Arches National Park is a US National Park in eastern Utah. The park is located on the Colorado River 4 miles (6 km) north of Moab, Utah. It is known for containing over 2,000 natural sandstone arches, including the world-famous Delicate Arch, in addition to a variety of unique geological resources and formations.
The park is located just outside Moab, Utah, and is 76,679 acres (119.811 sq mi; 31,031 ha; 310.31 km2) in area. Its highest elevation is 5,653 feet (1,723 m) at Elephant Butte, and its lowest elevation is 4,085 feet (1,245 m) at the visitor center. Forty-three arches are known to have collapsed since 1977. The park receives 10 inches (250 mm) of rain a year on average.
Administered by the National Park Service, the area was originally named a National Monument on April 12, 1929. It was redesignated as a National Park on November 12, 1971.
The national park lies atop an underground evaporite layer or salt bed, which is the main cause of the formation of the arches, spires, balanced rocks, sandstone fins, and eroded monoliths in the area. This salt bed is thousands of feet thick in places, and was deposited in the Paradox Basin of the Colorado Plateau some 300 million years ago when a sea flowed into the region and eventually evaporated. Over millions of years, the salt bed was covered with debris eroded from the Uncompahgre Uplift to the northeast. During the Early Jurassic (about 210 Ma) desert conditions prevailed in the region and the vast Navajo Sandstone was deposited. An additional sequence of stream laid and windblown sediments, the Entrada Sandstone (about 140 Ma), was deposited on top of the Navajo. Over 5000 feet (1500 m) of younger sediments were deposited and have been mostly eroded away. Remnants of the cover exist in the area including exposures of the Cretaceous Mancos Shale. The arches of the area are developed mostly within the Entrada formation.
The weight of this cover caused the salt bed below it to liquefy and thrust up layers of rock into salt domes. The evaporites of the area formed more unusual salt anticlines or linear regions of uplift. Faulting occurred and whole sections of rock subsided into the areas between the domes. In some places, they turned almost on edge. The result of one such 2,500-foot (760 m) displacement, the Moab Fault, is seen from the visitor center.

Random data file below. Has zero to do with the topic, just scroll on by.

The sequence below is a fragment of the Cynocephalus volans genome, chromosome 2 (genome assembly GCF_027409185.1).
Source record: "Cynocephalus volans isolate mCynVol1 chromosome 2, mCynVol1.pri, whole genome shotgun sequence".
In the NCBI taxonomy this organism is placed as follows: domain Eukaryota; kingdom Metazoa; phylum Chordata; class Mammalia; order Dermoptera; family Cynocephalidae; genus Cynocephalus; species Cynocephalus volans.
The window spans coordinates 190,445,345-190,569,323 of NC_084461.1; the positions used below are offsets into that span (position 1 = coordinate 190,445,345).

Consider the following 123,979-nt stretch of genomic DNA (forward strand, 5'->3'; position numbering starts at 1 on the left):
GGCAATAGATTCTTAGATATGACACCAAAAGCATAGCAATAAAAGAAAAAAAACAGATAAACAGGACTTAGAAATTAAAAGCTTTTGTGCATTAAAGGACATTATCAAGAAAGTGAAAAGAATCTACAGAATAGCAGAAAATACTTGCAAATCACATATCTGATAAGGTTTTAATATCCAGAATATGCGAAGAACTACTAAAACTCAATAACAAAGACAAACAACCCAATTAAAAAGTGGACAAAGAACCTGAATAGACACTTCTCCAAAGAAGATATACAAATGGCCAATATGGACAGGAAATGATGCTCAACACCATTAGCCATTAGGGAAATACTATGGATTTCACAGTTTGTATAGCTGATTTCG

As this subsurface movement of salt shaped the landscape, erosion removed the younger rock layers from the surface. Except for isolated remnants, the major formations visible in the park today are the salmon-colored Entrada Sandstone, in which most of the arches form, and the buff-colored Navajo Sandstone. These are visible in layer cake fashion throughout most of the park. Over time, water seeped into the surface cracks, joints, and folds of these layers. Ice formed in the fissures, expanding and putting pressure on surrounding rock, breaking off bits and pieces. Winds later cleaned out the loose particles. A series of free-standing fins remained. Wind and water attacked these fins until, in some, the cementing material gave way and chunks of rock tumbled out. Many damaged fins collapsed. Others, with the right degree of hardness and balance, survived despite their missing sections. These became the famous arches.
Although the park’s terrain appears rugged and durable, it is the exact opposite. More than 700,000 visitors each year threaten the fragile high desert ecosystem. The problem lies within the soil’s crust which is composed of cyanobacteria, algae, fungi, and lichens that grow in the dusty parts of the park. Factors that make Arches National Park sensitive to visitor damage include: semiarid region, and the scarce, unpredictable rainfall, lack of deep freezing, and lack of plant litter which results in soils that have both a low resistance to, and slow recovery from, compressional forces such as foot traffic. Methods of indicating effects on the soil are cytophobic soil crust index, measuring of water infiltration, and t-tests that are used to compare the values from the undisturbed and disturbed areas.